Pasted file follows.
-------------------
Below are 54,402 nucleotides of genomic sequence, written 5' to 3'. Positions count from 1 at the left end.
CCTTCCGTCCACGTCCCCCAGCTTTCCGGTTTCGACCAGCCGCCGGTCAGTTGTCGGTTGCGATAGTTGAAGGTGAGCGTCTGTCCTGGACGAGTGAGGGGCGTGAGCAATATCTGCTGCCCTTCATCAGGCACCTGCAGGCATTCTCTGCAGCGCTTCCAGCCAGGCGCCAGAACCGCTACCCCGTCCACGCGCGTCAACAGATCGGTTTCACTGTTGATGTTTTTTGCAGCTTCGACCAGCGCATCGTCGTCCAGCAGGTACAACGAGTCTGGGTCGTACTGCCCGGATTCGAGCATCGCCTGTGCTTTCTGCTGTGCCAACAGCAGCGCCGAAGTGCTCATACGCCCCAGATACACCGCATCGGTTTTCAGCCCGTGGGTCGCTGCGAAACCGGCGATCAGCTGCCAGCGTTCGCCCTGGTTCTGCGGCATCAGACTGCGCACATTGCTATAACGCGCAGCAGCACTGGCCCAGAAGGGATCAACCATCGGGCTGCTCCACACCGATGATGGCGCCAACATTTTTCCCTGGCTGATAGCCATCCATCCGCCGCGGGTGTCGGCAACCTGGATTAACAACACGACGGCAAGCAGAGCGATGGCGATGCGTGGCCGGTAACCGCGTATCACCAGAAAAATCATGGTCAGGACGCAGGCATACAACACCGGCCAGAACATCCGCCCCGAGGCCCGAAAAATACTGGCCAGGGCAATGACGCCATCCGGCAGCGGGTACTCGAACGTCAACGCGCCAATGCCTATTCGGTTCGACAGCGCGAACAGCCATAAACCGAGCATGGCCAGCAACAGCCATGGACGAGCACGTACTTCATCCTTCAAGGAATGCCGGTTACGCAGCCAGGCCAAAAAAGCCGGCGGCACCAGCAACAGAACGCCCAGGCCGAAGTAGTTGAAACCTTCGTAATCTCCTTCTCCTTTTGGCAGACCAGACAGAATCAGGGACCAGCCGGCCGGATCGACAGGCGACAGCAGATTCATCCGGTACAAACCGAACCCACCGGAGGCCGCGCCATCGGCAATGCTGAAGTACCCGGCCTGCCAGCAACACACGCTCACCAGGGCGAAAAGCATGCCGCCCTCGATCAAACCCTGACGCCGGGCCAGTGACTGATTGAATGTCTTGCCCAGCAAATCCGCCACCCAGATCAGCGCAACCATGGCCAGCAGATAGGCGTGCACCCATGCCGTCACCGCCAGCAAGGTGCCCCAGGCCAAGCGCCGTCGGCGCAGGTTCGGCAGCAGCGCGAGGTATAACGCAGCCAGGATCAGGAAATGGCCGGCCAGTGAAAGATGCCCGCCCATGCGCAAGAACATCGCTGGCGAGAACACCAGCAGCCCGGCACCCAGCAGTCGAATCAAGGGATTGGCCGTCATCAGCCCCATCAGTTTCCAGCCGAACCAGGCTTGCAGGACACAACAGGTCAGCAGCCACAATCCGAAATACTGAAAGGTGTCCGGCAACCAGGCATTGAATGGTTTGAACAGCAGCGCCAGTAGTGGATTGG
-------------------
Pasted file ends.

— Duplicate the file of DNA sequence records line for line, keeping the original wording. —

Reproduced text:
Below are 54,402 nucleotides of genomic sequence, written 5' to 3'. Positions count from 1 at the left end.
CCTTCCGTCCACGTCCCCCAGCTTTCCGGTTTCGACCAGCCGCCGGTCAGTTGTCGGTTGCGATAGTTGAAGGTGAGCGTCTGTCCTGGACGAGTGAGGGGCGTGAGCAATATCTGCTGCCCTTCATCAGGCACCTGCAGGCATTCTCTGCAGCGCTTCCAGCCAGGCGCCAGAACCGCTACCCCGTCCACGCGCGTCAACAGATCGGTTTCACTGTTGATGTTTTTTGCAGCTTCGACCAGCGCATCGTCGTCCAGCAGGTACAACGAGTCTGGGTCGTACTGCCCGGATTCGAGCATCGCCTGTGCTTTCTGCTGTGCCAACAGCAGCGCCGAAGTGCTCATACGCCCCAGATACACCGCATCGGTTTTCAGCCCGTGGGTCGCTGCGAAACCGGCGATCAGCTGCCAGCGTTCGCCCTGGTTCTGCGGCATCAGACTGCGCACATTGCTATAACGCGCAGCAGCACTGGCCCAGAAGGGATCAACCATCGGGCTGCTCCACACCGATGATGGCGCCAACATTTTTCCCTGGCTGATAGCCATCCATCCGCCGCGGGTGTCGGCAACCTGGATTAACAACACGACGGCAAGCAGAGCGATGGCGATGCGTGGCCGGTAACCGCGTATCACCAGAAAAATCATGGTCAGGACGCAGGCATACAACACCGGCCAGAACATCCGCCCCGAGGCCCGAAAAATACTGGCCAGGGCAATGACGCCATCCGGCAGCGGGTACTCGAACGTCAACGCGCCAATGCCTATTCGGTTCGACAGCGCGAACAGCCATAAACCGAGCATGGCCAGCAACAGCCATGGACGAGCACGTACTTCATCCTTCAAGGAATGCCGGTTACGCAGCCAGGCCAAAAAAGCCGGCGGCACCAGCAACAGAACGCCCAGGCCGAAGTAGTTGAAACCTTCGTAATCTCCTTCTCCTTTTGGCAGACCAGACAGAATCAGGGACCAGCCGGCCGGATCGACAGGCGACAGCAGATTCATCCGGTACAAACCGAACCCACCGGAGGCCGCGCCATCGGCAATGCTGAAGTACCCGGCCTGCCAGCAACACACGCTCACCAGGGCGAAAAGCATGCCGCCCTCGATCAAACCCTGACGCCGGGCCAGTGACTGATTGAATGTCTTGCCCAGCAAATCCGCCACCCAGATCAGCGCAACCATGGCCAGCAGATAGGCGTGCACCCATGCCGTCACCGCCAGCAAGGTGCCCCAGGCCAAGCGCCGTCGGCGCAGGTTCGGCAGCAGCGCGAGGTATAACGCAGCCAGGATCAGGAAATGGCCGGCCAGTGAAAGATGCCCGCCCATGCGCAAGAACATCGCTGGCGAGAACACCAGCAGCCCGGCACCCAGCAGTCGAATCAAGGGATTGGCCGTCATCAGCCCCATCAGTTTCCAGCCGAACCAGGCTTGCAGGACACAACAGGTCAGCAGCCACAATCCGAAATACTGAAAGGTGTCCGGCAACCAGGCATTGAATGGTTTGAACAGCAGCGCCAGTAGTGGATTGG